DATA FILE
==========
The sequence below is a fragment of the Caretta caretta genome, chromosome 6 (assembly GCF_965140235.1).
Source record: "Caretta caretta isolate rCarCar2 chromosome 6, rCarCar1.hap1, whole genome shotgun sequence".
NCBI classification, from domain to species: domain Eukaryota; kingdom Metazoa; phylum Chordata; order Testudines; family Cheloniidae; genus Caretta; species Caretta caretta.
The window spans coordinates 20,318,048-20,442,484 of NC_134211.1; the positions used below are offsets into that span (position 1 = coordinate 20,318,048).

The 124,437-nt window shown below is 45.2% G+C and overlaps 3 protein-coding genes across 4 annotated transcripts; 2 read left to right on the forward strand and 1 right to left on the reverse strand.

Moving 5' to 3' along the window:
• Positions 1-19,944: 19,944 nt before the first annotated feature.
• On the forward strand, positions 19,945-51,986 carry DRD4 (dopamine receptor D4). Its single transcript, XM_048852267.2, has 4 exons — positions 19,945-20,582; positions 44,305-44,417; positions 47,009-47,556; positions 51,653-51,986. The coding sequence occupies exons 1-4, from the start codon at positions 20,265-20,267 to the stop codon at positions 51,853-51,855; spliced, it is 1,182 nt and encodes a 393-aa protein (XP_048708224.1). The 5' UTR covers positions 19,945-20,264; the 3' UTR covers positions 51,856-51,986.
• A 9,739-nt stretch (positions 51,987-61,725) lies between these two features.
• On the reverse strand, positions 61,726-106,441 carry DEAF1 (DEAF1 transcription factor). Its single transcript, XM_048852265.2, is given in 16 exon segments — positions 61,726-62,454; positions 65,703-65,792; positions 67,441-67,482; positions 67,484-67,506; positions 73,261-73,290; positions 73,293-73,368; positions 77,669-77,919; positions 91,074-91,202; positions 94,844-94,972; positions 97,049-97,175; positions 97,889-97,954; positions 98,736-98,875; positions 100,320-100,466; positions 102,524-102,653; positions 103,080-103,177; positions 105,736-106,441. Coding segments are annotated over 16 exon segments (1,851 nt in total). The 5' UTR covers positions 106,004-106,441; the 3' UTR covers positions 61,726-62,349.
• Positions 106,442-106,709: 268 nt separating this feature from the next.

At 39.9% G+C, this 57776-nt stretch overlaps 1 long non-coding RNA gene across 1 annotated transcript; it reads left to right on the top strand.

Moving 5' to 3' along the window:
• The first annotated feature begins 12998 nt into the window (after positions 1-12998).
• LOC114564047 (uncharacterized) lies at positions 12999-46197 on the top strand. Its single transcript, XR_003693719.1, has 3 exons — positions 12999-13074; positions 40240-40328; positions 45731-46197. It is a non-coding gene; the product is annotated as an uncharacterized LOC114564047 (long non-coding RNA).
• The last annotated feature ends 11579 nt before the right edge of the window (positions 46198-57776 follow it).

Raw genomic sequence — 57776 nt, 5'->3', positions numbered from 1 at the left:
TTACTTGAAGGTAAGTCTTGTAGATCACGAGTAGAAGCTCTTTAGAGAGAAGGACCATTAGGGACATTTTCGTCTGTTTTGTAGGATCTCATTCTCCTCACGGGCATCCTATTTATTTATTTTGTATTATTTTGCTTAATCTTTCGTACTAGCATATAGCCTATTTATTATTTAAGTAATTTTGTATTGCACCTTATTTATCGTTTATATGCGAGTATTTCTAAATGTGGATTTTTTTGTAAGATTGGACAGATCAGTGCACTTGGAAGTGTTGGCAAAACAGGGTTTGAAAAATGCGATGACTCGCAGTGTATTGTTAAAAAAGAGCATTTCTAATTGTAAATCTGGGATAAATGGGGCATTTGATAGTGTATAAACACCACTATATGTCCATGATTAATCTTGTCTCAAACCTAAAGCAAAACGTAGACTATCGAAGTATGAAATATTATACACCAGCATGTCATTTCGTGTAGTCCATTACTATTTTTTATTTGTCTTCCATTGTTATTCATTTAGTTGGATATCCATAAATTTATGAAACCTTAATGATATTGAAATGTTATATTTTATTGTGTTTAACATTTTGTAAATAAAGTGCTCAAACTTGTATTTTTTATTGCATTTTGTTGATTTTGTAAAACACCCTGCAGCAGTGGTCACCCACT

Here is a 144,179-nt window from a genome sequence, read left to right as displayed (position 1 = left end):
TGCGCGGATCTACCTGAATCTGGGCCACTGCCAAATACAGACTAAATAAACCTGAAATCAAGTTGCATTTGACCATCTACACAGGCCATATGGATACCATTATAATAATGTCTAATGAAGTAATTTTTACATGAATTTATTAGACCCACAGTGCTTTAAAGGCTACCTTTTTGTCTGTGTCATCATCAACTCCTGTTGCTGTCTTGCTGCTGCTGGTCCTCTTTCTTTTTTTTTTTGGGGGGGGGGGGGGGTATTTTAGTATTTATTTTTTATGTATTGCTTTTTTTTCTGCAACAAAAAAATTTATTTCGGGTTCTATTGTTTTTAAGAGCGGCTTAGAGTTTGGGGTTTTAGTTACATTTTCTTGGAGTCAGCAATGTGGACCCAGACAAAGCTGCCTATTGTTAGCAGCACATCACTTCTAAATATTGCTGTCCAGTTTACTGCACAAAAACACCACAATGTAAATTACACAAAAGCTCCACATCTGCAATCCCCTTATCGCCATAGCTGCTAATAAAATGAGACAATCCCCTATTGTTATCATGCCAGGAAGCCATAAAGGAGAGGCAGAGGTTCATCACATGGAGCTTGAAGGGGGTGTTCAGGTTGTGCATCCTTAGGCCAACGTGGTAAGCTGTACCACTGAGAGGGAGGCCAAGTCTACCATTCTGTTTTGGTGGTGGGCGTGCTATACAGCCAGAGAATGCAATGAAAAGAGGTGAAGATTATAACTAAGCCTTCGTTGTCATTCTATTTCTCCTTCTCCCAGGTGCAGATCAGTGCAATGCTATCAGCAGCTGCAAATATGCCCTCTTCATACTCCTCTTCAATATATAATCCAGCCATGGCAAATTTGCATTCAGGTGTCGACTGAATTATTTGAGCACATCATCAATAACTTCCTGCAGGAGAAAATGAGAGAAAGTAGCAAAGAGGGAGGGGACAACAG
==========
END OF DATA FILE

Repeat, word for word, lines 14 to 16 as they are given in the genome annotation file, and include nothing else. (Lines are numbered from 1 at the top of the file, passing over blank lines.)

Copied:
• The first annotated feature begins 12998 nt into the window (after positions 1-12998).
• LOC114564047 (uncharacterized) lies at positions 12999-46197 on the top strand. Its single transcript, XR_003693719.1, has 3 exons — positions 12999-13074; positions 40240-40328; positions 45731-46197. It is a non-coding gene; the product is annotated as an uncharacterized LOC114564047 (long non-coding RNA).
• The last annotated feature ends 11579 nt before the right edge of the window (positions 46198-57776 follow it).